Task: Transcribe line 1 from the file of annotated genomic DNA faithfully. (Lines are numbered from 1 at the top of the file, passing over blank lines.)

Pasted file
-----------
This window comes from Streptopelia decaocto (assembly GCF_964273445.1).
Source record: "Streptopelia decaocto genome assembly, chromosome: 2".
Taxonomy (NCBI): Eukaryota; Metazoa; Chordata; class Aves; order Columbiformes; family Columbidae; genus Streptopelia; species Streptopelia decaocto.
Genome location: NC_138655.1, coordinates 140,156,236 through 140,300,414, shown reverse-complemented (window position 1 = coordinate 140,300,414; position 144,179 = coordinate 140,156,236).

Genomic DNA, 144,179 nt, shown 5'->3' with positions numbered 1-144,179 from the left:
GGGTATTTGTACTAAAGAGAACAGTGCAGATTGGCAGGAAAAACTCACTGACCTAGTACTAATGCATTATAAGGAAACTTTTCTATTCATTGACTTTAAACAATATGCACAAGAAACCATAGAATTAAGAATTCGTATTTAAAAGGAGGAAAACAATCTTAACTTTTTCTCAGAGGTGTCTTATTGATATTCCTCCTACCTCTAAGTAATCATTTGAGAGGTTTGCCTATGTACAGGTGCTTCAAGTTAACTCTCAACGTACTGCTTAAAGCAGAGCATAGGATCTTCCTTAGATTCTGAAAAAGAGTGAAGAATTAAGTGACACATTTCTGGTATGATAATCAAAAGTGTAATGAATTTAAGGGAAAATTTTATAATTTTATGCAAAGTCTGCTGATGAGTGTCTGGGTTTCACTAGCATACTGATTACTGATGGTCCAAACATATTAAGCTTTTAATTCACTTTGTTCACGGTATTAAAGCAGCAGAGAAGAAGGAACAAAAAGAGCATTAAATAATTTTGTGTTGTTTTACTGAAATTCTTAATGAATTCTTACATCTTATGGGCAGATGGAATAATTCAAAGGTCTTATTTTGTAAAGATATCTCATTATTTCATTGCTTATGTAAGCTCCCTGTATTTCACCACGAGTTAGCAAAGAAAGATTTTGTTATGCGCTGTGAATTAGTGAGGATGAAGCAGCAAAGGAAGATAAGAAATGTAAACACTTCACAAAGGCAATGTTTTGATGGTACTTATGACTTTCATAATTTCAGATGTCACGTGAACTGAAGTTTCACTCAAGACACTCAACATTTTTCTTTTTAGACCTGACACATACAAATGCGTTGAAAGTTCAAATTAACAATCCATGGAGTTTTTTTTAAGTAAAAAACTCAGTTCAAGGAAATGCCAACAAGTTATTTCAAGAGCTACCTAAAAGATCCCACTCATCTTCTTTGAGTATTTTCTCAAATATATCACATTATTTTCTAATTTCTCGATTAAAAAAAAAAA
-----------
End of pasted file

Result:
This window comes from Streptopelia decaocto (assembly GCF_964273445.1).